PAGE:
Using Shampoo for Blots?

Vladimir Svetlov svetlov at oncology.wisc.edu
Mon Nov 30 15:40:07 EST 1998


In article <73rvgo$15m2$1 at news.doit.wisc.edu>,
klenchin at REMOVE_TO_REPLY.facstaff.wisc.edu (Dima Klenchin) wrote:


> Well, sure, I mean, of course, why not, obviously? If you are willing to spend
> a lot of money to get results that are inferior to cheaper freshly prepared
> gels, then I see no reason not to use precast gels. Frees some time for 
> Usenet reading too :-))

It seems to me that casting one's own gels does not necessarily preclude
extensive Usenet browsing either <G>.
 
> The simple fact that other things being equal, fresh gels with real 
> stacker _always_ resolve better.

Well, we seem to agree that pre-cast are not entirely unusable now? Good.
X-ray diffraction is a better way to determine the structure of a protein,
but in many cases CD would be enough and in some - like monitoring
un/refolding - actually is much more usable technique. Similarly HPLC or
mass-spec in many instances would have much greater resolution than even
your best PAGEs, and yet I'm not insisting that you abandon your archaic
habit of separating proteins in polyacrylamide. As I said, for most part
precasts work fine in applications we want them to, moreover, the Man (Dick
that is) is a big fan of these things. Meaning that a) we are buying them
for our own work and b) his CSHL protein course is done on Novex gels.
Judging by those big cheeses that take the course soon you would not find a
lab without a good supply of Novex. Moreover, our own subversive activity
resulted in Casper's and Ross's labs getting hooked on Novex...  Having
done my fair share of casting all kinds of gels from protein to 1.5 m long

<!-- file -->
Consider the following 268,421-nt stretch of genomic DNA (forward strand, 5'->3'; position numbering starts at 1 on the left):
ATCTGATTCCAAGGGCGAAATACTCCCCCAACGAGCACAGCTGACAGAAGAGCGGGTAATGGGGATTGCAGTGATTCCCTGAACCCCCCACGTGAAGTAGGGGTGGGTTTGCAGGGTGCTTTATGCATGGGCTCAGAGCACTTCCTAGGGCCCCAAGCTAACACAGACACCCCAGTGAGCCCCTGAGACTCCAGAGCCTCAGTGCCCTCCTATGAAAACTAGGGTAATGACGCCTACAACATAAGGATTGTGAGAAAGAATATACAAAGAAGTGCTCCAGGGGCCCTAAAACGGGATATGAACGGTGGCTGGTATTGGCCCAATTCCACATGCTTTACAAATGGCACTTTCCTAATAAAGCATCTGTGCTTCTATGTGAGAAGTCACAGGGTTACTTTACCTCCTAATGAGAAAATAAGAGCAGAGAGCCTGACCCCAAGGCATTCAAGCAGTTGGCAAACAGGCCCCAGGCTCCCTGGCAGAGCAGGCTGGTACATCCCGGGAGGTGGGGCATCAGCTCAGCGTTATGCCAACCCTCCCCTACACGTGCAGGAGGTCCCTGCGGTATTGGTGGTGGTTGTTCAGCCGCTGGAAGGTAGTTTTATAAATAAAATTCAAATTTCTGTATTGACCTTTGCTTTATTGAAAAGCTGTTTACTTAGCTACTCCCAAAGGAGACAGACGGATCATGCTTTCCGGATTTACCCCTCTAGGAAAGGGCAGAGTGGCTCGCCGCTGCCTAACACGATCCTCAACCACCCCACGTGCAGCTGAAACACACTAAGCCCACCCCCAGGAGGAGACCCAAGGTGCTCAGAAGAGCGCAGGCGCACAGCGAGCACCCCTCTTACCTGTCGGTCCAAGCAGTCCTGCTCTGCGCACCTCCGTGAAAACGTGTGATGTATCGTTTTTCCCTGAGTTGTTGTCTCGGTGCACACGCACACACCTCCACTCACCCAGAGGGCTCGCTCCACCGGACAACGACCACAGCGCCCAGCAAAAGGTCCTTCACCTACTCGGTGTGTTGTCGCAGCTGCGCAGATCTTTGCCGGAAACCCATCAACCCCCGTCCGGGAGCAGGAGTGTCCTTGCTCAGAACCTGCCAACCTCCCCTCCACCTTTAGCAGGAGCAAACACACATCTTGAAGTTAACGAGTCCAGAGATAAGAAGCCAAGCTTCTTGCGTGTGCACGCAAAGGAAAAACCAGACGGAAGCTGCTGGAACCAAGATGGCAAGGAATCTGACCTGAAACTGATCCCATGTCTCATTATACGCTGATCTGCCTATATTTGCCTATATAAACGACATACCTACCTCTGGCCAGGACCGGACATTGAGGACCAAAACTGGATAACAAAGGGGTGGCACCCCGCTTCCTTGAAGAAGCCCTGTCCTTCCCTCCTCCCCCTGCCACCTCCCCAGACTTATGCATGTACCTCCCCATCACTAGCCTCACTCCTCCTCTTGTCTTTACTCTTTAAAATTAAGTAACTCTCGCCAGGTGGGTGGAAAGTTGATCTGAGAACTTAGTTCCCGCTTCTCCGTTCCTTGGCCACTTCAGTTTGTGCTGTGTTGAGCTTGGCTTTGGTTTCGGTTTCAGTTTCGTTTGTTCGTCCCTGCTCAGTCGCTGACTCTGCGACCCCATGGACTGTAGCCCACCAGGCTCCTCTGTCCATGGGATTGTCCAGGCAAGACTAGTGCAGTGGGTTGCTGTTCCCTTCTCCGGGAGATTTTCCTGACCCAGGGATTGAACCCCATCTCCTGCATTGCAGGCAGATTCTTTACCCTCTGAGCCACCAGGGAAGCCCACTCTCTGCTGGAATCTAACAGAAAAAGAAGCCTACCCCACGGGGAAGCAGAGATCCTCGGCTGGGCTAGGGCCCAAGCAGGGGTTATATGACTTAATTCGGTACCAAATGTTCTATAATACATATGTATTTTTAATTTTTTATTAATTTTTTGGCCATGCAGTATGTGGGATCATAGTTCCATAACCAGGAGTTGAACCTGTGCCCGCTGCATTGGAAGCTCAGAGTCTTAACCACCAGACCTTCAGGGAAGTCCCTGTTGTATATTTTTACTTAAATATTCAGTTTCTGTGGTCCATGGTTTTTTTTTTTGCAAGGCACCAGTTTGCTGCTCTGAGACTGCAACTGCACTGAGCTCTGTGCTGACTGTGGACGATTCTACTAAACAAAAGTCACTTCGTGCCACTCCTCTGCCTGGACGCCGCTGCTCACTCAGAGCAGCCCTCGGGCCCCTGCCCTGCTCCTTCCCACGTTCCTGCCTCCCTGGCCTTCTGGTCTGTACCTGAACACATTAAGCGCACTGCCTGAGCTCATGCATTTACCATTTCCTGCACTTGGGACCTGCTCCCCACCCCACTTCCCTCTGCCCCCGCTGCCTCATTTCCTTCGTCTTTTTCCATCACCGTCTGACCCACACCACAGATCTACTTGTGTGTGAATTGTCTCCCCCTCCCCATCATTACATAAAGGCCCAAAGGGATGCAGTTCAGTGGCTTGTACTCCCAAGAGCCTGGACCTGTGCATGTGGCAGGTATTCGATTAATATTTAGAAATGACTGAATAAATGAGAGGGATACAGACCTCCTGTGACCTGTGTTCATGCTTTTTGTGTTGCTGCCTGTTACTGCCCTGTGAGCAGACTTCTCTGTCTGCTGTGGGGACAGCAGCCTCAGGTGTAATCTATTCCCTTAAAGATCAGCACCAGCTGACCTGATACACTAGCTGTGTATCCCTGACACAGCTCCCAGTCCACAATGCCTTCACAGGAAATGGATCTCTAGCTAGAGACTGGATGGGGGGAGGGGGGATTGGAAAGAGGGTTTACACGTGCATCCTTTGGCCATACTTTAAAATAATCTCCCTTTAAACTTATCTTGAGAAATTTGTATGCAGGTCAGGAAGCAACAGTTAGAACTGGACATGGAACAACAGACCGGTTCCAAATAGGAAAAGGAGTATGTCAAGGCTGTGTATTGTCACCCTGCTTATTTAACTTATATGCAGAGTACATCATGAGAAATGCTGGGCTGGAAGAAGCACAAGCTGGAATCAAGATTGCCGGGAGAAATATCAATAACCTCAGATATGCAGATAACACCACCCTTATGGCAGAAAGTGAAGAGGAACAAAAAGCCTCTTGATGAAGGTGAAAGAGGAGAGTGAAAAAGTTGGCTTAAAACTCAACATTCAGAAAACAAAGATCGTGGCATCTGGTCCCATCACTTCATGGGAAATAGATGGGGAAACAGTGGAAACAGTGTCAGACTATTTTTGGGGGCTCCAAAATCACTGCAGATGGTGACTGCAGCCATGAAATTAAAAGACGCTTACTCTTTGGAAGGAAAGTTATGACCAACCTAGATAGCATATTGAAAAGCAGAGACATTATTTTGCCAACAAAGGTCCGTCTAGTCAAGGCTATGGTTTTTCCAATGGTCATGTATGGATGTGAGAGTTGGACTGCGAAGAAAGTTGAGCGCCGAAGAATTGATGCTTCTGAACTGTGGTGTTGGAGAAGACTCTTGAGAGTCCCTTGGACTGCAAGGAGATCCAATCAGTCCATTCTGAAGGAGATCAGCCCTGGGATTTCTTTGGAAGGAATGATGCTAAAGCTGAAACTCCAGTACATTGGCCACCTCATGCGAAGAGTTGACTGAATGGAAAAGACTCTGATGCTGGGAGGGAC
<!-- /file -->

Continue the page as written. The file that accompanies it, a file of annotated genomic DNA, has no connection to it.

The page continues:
sequencing gels I can appreciate an opportunity not to deal with this stuff
anymore, especially since I have to do all the rest of my stuff from
sequencing and cloning to strain construction alone. And to read Usenet...
Hey, I even switched to automated sequencing now - what about you? This
sequencing is also more expensive than good ole P32 or S35 kits... BTW, the
dude who insisted on making 1.5 m long sequencing gels also had his ideas
about what works better.  

> We go through a lot of gels for many
> trivial and pathetic reasons, and couldn't afford precast anyway. 
> Myself, I prefer to pour my own also because I like being able to vary
> %, width, number of wells, etc depending on exact application.

Most of these variations are also available in precasts, BTW. The point,
however, is that better ot worse in this as in many other cases is very
much context-dependent. For example, in my own work these PAGEs is a last
step in a work which is most intensive at the stages of cloning, protein
engineering, strain construction and protein-complex purification. PAGE is
essentially reduced to the means of getting a western and if not for the
retrogrades-editors many of the conclusions about assembly of the mutant
subunits could be as easily made based on a dot blot. The rest is fashion
and/or personal taste.

Cheers,
V.

-- 
Vladimir Svetlov, PhD
McArdle Lab for Cancer Res.
UW-Madison
1400 University Ave.
Madison, WI 53706



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